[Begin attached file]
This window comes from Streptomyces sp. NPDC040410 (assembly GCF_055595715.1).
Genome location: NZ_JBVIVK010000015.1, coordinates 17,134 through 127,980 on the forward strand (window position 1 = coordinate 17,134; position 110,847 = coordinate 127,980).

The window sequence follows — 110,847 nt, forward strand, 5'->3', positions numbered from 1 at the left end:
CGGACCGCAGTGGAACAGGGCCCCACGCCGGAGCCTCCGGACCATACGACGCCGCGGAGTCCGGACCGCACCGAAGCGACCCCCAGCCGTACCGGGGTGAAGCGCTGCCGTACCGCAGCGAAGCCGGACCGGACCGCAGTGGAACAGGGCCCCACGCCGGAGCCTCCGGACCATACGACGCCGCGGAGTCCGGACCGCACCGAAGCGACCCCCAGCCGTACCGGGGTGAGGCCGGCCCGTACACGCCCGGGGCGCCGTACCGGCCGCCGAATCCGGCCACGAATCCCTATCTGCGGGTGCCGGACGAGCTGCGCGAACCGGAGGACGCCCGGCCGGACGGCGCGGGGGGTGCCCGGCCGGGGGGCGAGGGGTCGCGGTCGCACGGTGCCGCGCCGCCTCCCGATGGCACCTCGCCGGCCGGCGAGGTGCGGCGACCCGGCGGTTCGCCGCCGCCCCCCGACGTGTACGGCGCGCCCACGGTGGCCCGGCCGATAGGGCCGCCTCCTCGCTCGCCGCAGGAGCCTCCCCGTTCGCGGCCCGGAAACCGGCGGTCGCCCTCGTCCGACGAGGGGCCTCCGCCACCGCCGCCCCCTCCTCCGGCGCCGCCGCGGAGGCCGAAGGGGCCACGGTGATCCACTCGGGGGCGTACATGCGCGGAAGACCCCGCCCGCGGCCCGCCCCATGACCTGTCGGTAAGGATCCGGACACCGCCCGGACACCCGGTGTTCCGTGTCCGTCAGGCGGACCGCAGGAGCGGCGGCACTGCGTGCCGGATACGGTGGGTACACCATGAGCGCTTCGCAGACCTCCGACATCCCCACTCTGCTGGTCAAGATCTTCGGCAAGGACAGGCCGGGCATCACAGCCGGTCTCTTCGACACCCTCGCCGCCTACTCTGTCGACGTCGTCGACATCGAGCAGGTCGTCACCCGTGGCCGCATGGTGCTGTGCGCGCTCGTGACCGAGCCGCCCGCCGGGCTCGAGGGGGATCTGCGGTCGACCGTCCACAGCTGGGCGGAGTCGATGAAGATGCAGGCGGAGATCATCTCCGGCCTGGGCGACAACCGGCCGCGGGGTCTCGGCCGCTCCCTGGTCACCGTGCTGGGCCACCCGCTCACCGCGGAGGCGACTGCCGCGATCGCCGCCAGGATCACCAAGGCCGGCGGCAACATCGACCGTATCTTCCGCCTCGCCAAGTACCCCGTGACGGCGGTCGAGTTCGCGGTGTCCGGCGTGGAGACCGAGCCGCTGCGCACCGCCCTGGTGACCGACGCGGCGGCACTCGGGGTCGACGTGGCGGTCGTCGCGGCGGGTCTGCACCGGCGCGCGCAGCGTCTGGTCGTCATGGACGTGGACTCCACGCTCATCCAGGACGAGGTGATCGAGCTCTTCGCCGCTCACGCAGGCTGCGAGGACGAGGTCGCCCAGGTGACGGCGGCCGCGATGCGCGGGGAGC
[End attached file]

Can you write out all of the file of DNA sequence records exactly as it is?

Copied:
This window comes from Streptomyces sp. NPDC040410 (assembly GCF_055595715.1).
Genome location: NZ_JBVIVK010000015.1, coordinates 17,134 through 127,980 on the forward strand (window position 1 = coordinate 17,134; position 110,847 = coordinate 127,980).

The window sequence follows — 110,847 nt, forward strand, 5'->3', positions numbered from 1 at the left end:
CGGACCGCAGTGGAACAGGGCCCCACGCCGGAGCCTCCGGACCATACGACGCCGCGGAGTCCGGACCGCACCGAAGCGACCCCCAGCCGTACCGGGGTGAAGCGCTGCCGTACCGCAGCGAAGCCGGACCGGACCGCAGTGGAACAGGGCCCCACGCCGGAGCCTCCGGACCATACGACGCCGCGGAGTCCGGACCGCACCGAAGCGACCCCCAGCCGTACCGGGGTGAGGCCGGCCCGTACACGCCCGGGGCGCCGTACCGGCCGCCGAATCCGGCCACGAATCCCTATCTGCGGGTGCCGGACGAGCTGCGCGAACCGGAGGACGCCCGGCCGGACGGCGCGGGGGGTGCCCGGCCGGGGGGCGAGGGGTCGCGGTCGCACGGTGCCGCGCCGCCTCCCGATGGCACCTCGCCGGCCGGCGAGGTGCGGCGACCCGGCGGTTCGCCGCCGCCCCCCGACGTGTACGGCGCGCCCACGGTGGCCCGGCCGATAGGGCCGCCTCCTCGCTCGCCGCAGGAGCCTCCCCGTTCGCGGCCCGGAAACCGGCGGTCGCCCTCGTCCGACGAGGGGCCTCCGCCACCGCCGCCCCCTCCTCCGGCGCCGCCGCGGAGGCCGAAGGGGCCACGGTGATCCACTCGGGGGCGTACATGCGCGGAAGACCCCGCCCGCGGCCCGCCCCATGACCTGTCGGTAAGGATCCGGACACCGCCCGGACACCCGGTGTTCCGTGTCCGTCAGGCGGACCGCAGGAGCGGCGGCACTGCGTGCCGGATACGGTGGGTACACCATGAGCGCTTCGCAGACCTCCGACATCCCCACTCTGCTGGTCAAGATCTTCGGCAAGGACAGGCCGGGCATCACAGCCGGTCTCTTCGACACCCTCGCCGCCTACTCTGTCGACGTCGTCGACATCGAGCAGGTCGTCACCCGTGGCCGCATGGTGCTGTGCGCGCTCGTGACCGAGCCGCCCGCCGGGCTCGAGGGGGATCTGCGGTCGACCGTCCACAGCTGGGCGGAGTCGATGAAGATGCAGGCGGAGATCATCTCCGGCCTGGGCGACAACCGGCCGCGGGGTCTCGGCCGCTCCCTGGTCACCGTGCTGGGCCACCCGCTCACCGCGGAGGCGACTGCCGCGATCGCCGCCAGGATCACCAAGGCCGGCGGCAACATCGACCGTATCTTCCGCCTCGCCAAGTACCCCGTGACGGCGGTCGAGTTCGCGGTGTCCGGCGTGGAGACCGAGCCGCTGCGCACCGCCCTGGTGACCGACGCGGCGGCACTCGGGGTCGACGTGGCGGTCGTCGCGGCGGGTCTGCACCGGCGCGCGCAGCGTCTGGTCGTCATGGACGTGGACTCCACGCTCATCCAGGACGAGGTGATCGAGCTCTTCGCCGCTCACGCAGGCTGCGAGGACGAGGTCGCCCAGGTGACGGCGGCCGCGATGCGCGGGGAGC